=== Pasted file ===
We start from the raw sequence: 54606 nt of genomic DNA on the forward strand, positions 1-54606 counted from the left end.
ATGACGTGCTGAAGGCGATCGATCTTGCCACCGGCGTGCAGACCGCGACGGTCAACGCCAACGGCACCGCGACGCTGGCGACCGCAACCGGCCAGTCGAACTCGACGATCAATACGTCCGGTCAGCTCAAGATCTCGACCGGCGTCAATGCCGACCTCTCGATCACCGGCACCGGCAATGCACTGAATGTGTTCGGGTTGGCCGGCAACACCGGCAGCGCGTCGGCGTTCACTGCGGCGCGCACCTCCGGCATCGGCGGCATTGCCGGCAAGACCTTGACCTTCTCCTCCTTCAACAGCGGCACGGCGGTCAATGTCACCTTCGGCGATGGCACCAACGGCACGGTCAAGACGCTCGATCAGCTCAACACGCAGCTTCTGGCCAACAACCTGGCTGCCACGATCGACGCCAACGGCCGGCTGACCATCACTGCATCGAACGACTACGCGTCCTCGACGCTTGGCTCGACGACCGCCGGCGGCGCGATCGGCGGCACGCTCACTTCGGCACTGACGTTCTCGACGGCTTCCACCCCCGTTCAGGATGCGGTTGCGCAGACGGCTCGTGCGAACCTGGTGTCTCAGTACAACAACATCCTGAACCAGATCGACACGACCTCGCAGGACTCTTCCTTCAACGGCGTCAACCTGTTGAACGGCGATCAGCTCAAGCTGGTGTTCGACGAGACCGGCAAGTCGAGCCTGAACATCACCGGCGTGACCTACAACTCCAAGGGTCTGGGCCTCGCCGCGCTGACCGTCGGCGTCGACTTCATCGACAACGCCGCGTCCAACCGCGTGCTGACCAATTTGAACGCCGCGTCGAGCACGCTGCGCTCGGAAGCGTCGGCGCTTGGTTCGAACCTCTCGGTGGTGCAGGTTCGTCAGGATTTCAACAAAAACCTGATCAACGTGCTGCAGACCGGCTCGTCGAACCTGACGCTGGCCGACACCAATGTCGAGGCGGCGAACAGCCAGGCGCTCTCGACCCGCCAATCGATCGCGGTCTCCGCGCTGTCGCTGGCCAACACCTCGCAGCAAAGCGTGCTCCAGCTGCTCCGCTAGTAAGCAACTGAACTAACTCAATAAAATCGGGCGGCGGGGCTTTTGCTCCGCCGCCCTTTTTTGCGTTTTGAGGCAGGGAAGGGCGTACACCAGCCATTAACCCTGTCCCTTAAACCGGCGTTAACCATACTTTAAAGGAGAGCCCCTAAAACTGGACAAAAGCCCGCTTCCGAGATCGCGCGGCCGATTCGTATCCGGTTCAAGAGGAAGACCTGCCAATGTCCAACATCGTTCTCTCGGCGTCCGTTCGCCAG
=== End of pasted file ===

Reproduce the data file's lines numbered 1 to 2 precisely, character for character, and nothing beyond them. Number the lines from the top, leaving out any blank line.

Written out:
We start from the raw sequence: 54606 nt of genomic DNA on the forward strand, positions 1-54606 counted from the left end.
ATGACGTGCTGAAGGCGATCGATCTTGCCACCGGCGTGCAGACCGCGACGGTCAACGCCAACGGCACCGCGACGCTGGCGACCGCAACCGGCCAGTCGAACTCGACGATCAATACGTCCGGTCAGCTCAAGATCTCGACCGGCGTCAATGCCGACCTCTCGATCACCGGCACCGGCAATGCACTGAATGTGTTCGGGTTGGCCGGCAACACCGGCAGCGCGTCGGCGTTCACTGCGGCGCGCACCTCCGGCATCGGCGGCATTGCCGGCAAGACCTTGACCTTCTCCTCCTTCAACAGCGGCACGGCGGTCAATGTCACCTTCGGCGATGGCACCAACGGCACGGTCAAGACGCTCGATCAGCTCAACACGCAGCTTCTGGCCAACAACCTGGCTGCCACGATCGACGCCAACGGCCGGCTGACCATCACTGCATCGAACGACTACGCGTCCTCGACGCTTGGCTCGACGACCGCCGGCGGCGCGATCGGCGGCACGCTCACTTCGGCACTGACGTTCTCGACGGCTTCCACCCCCGTTCAGGATGCGGTTGCGCAGACGGCTCGTGCGAACCTGGTGTCTCAGTACAACAACATCCTGAACCAGATCGACACGACCTCGCAGGACTCTTCCTTCAACGGCGTCAACCTGTTGAACGGCGATCAGCTCAAGCTGGTGTTCGACGAGACCGGCAAGTCGAGCCTGAACATCACCGGCGTGACCTACAACTCCAAGGGTCTGGGCCTCGCCGCGCTGACCGTCGGCGTCGACTTCATCGACAACGCCGCGTCCAACCGCGTGCTGACCAATTTGAACGCCGCGTCGAGCACGCTGCGCTCGGAAGCGTCGGCGCTTGGTTCGAACCTCTCGGTGGTGCAGGTTCGTCAGGATTTCAACAAAAACCTGATCAACGTGCTGCAGACCGGCTCGTCGAACCTGACGCTGGCCGACACCAATGTCGAGGCGGCGAACAGCCAGGCGCTCTCGACCCGCCAATCGATCGCGGTCTCCGCGCTGTCGCTGGCCAACACCTCGCAGCAAAGCGTGCTCCAGCTGCTCCGCTAGTAAGCAACTGAACTAACTCAATAAAATCGGGCGGCGGGGCTTTTGCTCCGCCGCCCTTTTTTGCGTTTTGAGGCAGGGAAGGGCGTACACCAGCCATTAACCCTGTCCCTTAAACCGGCGTTAACCATACTTTAAAGGAGAGCCCCTAAAACTGGACAAAAGCCCGCTTCCGAGATCGCGCGGCCGATTCGTATCCGGTTCAAGAGGAAGACCTGCCAATGTCCAACATCGTTCTCTCGGCGTCCGTTCGCCAG